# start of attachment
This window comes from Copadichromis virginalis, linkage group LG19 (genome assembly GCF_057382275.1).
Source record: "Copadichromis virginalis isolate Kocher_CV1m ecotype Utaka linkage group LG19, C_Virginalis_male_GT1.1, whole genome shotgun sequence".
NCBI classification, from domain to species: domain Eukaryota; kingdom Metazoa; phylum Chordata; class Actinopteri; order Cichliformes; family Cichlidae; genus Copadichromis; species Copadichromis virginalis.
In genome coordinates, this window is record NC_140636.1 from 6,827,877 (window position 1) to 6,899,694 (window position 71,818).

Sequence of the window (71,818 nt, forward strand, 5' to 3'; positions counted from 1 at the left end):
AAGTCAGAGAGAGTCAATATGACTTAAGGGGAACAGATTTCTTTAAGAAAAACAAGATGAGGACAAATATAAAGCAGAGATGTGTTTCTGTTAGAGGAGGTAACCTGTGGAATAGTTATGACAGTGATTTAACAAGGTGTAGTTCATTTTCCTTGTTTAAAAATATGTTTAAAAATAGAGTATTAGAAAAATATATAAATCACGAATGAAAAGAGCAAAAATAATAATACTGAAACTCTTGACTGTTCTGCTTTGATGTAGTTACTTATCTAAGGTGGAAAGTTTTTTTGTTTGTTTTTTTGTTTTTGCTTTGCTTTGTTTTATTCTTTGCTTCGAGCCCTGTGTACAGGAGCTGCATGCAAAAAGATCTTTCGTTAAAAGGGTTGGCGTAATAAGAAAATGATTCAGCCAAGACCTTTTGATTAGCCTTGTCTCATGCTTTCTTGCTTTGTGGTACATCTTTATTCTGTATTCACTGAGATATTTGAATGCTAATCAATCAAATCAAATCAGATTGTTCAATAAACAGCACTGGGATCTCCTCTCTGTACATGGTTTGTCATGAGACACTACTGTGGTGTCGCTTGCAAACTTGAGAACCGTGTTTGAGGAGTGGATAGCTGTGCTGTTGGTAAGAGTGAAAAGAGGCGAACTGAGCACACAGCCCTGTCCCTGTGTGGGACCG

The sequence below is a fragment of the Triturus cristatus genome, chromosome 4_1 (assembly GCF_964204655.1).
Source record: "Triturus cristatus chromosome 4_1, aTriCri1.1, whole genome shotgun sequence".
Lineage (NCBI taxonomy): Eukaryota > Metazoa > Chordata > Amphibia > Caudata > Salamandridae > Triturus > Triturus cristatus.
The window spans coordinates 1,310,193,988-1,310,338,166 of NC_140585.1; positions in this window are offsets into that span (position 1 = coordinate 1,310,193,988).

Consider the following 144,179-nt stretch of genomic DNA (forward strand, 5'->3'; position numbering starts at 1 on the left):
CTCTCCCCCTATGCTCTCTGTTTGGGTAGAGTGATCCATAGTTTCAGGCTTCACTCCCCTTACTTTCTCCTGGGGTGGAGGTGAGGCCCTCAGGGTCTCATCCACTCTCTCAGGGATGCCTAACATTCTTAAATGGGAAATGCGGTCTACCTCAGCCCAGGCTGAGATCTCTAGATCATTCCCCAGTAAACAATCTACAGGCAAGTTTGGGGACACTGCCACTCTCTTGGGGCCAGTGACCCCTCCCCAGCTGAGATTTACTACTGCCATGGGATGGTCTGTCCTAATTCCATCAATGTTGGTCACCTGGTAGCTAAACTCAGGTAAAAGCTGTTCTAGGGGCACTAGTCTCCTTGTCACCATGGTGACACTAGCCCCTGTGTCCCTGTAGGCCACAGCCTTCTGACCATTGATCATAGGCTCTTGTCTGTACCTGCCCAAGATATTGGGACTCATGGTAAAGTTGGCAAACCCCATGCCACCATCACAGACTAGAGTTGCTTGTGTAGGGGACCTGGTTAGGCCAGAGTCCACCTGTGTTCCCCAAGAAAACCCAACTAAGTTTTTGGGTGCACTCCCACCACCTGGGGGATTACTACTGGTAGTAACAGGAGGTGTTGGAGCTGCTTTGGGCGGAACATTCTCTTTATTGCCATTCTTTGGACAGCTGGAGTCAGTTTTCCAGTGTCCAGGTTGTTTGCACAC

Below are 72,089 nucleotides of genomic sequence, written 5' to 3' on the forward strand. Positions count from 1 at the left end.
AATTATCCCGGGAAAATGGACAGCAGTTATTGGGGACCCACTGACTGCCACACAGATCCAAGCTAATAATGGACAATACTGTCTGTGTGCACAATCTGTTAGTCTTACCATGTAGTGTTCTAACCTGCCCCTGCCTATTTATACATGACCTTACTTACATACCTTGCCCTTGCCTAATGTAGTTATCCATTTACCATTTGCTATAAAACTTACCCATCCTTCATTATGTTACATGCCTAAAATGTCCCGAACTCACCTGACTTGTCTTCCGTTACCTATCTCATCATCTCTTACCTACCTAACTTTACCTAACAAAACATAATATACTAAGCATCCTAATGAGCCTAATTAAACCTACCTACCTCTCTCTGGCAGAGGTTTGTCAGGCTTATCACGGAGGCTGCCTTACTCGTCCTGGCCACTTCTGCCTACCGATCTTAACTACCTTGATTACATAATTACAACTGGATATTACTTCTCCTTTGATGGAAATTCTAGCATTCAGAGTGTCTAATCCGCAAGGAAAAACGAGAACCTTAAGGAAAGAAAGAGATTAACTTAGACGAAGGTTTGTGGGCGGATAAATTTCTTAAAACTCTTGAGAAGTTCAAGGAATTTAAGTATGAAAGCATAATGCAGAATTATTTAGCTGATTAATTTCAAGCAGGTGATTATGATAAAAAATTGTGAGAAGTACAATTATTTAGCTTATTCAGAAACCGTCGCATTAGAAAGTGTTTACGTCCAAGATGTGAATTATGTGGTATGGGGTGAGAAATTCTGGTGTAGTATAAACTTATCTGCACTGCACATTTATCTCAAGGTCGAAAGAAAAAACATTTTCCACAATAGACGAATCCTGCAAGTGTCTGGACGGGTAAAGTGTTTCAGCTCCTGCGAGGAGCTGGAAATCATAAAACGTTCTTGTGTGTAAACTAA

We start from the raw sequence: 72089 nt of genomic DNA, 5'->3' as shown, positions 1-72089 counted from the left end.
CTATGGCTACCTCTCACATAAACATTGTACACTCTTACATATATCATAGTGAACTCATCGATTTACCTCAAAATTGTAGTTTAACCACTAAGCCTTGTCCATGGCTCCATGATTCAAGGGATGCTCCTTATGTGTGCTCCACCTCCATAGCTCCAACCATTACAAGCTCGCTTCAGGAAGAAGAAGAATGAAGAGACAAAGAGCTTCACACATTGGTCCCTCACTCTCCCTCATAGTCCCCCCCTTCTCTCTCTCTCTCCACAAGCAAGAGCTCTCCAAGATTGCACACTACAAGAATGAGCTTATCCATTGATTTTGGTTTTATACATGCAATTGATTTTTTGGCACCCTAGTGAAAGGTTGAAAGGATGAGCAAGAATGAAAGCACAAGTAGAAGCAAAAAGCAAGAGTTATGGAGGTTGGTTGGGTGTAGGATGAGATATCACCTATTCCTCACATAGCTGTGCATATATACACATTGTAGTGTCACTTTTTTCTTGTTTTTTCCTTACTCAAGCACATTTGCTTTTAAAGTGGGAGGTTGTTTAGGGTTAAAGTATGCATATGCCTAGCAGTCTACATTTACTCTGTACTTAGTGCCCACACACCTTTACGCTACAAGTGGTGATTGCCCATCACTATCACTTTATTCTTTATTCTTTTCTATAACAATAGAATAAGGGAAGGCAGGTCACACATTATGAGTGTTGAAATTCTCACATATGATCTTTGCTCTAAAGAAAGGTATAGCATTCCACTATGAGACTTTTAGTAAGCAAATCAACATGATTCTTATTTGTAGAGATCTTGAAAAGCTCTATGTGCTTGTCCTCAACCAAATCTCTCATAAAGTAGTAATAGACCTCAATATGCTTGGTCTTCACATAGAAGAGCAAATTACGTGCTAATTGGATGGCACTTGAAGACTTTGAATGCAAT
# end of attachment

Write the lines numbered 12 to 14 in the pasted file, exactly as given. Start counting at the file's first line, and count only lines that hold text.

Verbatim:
CTCTCCCCCTATGCTCTCTGTTTGGGTAGAGTGATCCATAGTTTCAGGCTTCACTCCCCTTACTTTCTCCTGGGGTGGAGGTGAGGCCCTCAGGGTCTCATCCACTCTCTCAGGGATGCCTAACATTCTTAAATGGGAAATGCGGTCTACCTCAGCCCAGGCTGAGATCTCTAGATCATTCCCCAGTAAACAATCTACAGGCAAGTTTGGGGACACTGCCACTCTCTTGGGGCCAGTGACCCCTCCCCAGCTGAGATTTACTACTGCCATGGGATGGTCTGTCCTAATTCCATCAATGTTGGTCACCTGGTAGCTAAACTCAGGTAAAAGCTGTTCTAGGGGCACTAGTCTCCTTGTCACCATGGTGACACTAGCCCCTGTGTCCCTGTAGGCCACAGCCTTCTGACCATTGATCATAGGCTCTTGTCTGTACCTGCCCAAGATATTGGGACTCATGGTAAAGTTGGCAAACCCCATGCCACCATCACAGACTAGAGTTGCTTGTGTAGGGGACCTGGTTAGGCCAGAGTCCACCTGTGTTCCCCAAGAAAACCCAACTAAGTTTTTGGGTGCACTCCCACCACCTGGGGGATTACTACTGGTAGTAACAGGAGGTGTTGGAGCTGCTTTGGGCGGAACATTCTCTTTATTGCCATTCTTTGGACAGCTGGAGTCAGTTTTCCAGTGTCCAGGTTGTTTGCACAC

Below are 72,089 nucleotides of genomic sequence, written 5' to 3' on the forward strand. Positions count from 1 at the left end.
AATTATCCCGGGAAAATGGACAGCAGTTATTGGGGACCCACTGACTGCCACACAGATCCAAGCTAATAATGGACAATACTGTCTGTGTGCACAATCTGTTAGTCTTACCATGTAGTGTTCTAACCTGCCCCTGCCTATTTATACATGACCTTACTTACATACCTTGCCCTTGCCTAATGTAGTTATCCATTTACCATTTGCTATAAAACTTACCCATCCTTCATTATGTTACATGCCTAAAATGTCCCGAACTCACCTGACTTGTCTTCCGTTACCTATCTCATCATCTCTTACCTACCTAACTTTACCTAACAAAACATAATATACTAAGCATCCTAATGAGCCTAATTAAACCTACCTACCTCTCTCTGGCAGAGGTTTGTCAGGCTTATCACGGAGGCTGCCTTACTCGTCCTGGCCACTTCTGCCTACCGATCTTAACTACCTTGATTACATAATTACAACTGGATATTACTTCTCCTTTGATGGAAATTCTAGCATTCAGAGTGTCTAATCCGCAAGGAAAAACGAGAACCTTAAGGAAAGAAAGAGATTAACTTAGACGAAGGTTTGTGGGCGGATAAATTTCTTAAAACTCTTGAGAAGTTCAAGGAATTTAAGTATGAAAGCATAATGCAGAATTATTTAGCTGATTAATTTCAAGCAGGTGATTATGATAAAAAATTGTGAGAAGTACAATTATTTAGCTTATTCAGAAACCGTCGCATTAGAAAGTGTTTACGTCCAAGATGTGAATTATGTGGTATGGGGTGAGAAATTCTGGTGTAGTATAAACTTATCTGCACTGCACATTTATCTCAAGGTCGAAAGAAAAAACATTTTCCACAATAGACGAATCCTGCAAGTGTCTGGACGGGTAAAGTGTTTCAGCTCCTGCGAGGAGCTGGAAATCATAAAACGTTCTTGTGTGTAAACTAA